World War II veterans gave birth to wheelchair basketball in 1946. They played in Veterans Administration (VA) hospitals in Birmingham (CA) and Framingham (MA), as well as at the Corona Naval Station (CA) where World War II veterans were being treated for various degrees of paralysis. The Birmingham Report published an article on November 26, 1946, titled "Plegics Win Wheelchair Game, 16 to 6". The veterans competed against doctors who practiced at the Birmingham Hospital. In 1947 the Birmingham team traveled to the Corona Naval Station where they competed in the first match between two wheelchair basketball teams.
Within two years, six teams emerged representing VA hospitals across the US. National tournament were organized and hosted by the Paralyzed Veterans of America (PVA).
In 1948, the NWBA and the first official National Wheelchair Basketball Tournament (NWBT) were organized by the NWBA pioneer and Hall-of-Fame inductee Tim Nugent of the University of Illinois. That same year, in a remarkable act of self-determination, the Birmingham VA Flying Wheels took to the air and challenged VA hospital teams throughout the US. Wheelchair basketball soon became the number one sport of individuals with disabilities. VA teams and players joined the NWBA shortly after 1948.
Wheelchair basketball for women began to surface in the mid-1960's. In 1968, a US team competed alongside US men in the Paralympic Games in Tel Aviv, Israel. Since only a men’s division existed in the NWBA at that time, the few women who played in the US competed on teams consisting of men only. As of 1970, one team had been formed, the University of Illinois Ms. Kids. During the 1973-1974 season, the Ms. Kids played the Southern Illinois University Squidettes in the Men’s Old Gym on the University of Illinois campus in Urbana. This was the first recorded wheelchair basketball game between two organized women’s teams in the US, and the first women’s wheelchair basketball game between two collegiate women’s teams. In 1977 a proposal to create a Women’s Division was submitted to the NWBA delegates by University of Illinois graduate student and future Hall-of-Fame inducted Bob Szyman. Following the approval of the proposal, six teams were formed. In 1978 these six teams competed in the national tournament, hosted by the University of Illinois.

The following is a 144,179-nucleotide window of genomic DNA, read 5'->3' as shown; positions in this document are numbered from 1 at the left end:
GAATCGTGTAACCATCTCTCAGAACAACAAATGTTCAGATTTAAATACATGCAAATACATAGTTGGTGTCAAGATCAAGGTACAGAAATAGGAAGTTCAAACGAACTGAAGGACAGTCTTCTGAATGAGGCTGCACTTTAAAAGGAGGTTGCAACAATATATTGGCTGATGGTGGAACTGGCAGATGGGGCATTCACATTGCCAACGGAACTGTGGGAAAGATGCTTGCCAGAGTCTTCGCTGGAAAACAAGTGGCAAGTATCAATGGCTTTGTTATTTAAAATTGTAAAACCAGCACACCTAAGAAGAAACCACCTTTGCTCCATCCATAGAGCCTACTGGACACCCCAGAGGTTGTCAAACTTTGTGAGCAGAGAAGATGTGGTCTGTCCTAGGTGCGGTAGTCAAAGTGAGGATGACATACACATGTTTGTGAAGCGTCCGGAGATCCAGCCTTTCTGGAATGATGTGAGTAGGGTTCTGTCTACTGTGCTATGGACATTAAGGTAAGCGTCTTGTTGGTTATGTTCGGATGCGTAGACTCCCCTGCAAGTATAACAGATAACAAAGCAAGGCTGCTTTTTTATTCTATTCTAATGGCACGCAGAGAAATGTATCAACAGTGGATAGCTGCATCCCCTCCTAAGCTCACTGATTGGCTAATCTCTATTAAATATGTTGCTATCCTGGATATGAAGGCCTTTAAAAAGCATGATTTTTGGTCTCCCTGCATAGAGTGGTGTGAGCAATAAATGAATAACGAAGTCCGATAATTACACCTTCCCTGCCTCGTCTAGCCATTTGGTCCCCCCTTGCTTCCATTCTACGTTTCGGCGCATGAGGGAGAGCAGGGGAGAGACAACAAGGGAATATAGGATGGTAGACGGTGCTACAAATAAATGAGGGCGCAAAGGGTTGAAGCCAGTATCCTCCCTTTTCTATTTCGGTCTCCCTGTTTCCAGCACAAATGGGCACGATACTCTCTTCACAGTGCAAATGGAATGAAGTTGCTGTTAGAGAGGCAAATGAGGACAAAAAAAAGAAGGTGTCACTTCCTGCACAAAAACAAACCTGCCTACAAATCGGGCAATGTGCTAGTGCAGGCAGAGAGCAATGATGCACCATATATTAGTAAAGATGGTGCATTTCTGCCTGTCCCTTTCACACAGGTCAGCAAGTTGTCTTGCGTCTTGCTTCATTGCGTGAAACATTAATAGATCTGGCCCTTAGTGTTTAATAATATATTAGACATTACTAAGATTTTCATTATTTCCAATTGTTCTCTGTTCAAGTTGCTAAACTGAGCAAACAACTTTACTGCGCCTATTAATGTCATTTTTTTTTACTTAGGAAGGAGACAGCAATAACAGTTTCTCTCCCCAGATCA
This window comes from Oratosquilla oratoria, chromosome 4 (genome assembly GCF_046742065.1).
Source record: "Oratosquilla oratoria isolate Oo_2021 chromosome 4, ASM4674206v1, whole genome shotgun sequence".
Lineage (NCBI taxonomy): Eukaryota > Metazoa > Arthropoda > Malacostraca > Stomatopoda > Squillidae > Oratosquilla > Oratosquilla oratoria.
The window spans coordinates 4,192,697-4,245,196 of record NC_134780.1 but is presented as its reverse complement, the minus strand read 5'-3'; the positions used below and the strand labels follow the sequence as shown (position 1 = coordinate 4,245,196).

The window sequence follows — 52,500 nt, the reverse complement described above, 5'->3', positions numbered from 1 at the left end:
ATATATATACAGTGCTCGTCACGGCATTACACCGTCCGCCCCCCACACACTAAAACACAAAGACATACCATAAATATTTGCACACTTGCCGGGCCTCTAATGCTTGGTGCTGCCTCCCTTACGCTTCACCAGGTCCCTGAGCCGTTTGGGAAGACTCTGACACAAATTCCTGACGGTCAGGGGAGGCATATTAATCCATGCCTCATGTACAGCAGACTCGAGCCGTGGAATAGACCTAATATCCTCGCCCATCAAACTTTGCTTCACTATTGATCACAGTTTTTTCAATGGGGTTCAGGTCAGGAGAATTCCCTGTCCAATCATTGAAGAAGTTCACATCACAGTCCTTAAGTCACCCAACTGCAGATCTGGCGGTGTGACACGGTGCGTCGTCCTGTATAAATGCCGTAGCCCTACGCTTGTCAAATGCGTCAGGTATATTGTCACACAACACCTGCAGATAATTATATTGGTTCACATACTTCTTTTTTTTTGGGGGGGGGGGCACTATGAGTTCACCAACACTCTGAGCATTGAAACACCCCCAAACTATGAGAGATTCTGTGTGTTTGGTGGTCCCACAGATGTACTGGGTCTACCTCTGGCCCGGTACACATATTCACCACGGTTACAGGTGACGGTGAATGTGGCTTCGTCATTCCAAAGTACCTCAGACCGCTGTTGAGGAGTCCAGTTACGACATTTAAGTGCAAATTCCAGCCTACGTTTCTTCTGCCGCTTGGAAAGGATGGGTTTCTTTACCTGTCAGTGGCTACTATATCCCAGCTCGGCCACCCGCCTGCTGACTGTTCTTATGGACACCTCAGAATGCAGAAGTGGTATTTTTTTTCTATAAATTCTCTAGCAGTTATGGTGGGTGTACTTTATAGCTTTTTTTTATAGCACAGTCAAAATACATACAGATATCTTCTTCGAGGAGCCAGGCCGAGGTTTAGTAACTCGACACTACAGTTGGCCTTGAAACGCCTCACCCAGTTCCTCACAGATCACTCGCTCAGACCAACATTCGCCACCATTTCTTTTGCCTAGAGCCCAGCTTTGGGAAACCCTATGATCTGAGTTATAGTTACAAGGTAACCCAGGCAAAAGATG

Since 1991, the NWBA has attained considerable recognition in the public domain. It became an associate member of the US Congress. It is now an active member of USA Basketball. Its former Commissioner, Stan Labanowich, yet another University of Illinois graduate and NWBA Hall of Fame member, was appointed to USA Basketball’s Board of Directors.
Wheelchair basketball has come a long way since its origins in the US in 1946. The NWBA has since grown to over 200 teams. We are also proud to say that the pioneering National Wheelchair Basketball Association has given birth to hundreds of teams from North and South America, Africa, Asia, and Europe. The US now competes against teams from these regions at the Paralympic Games and the World Championships.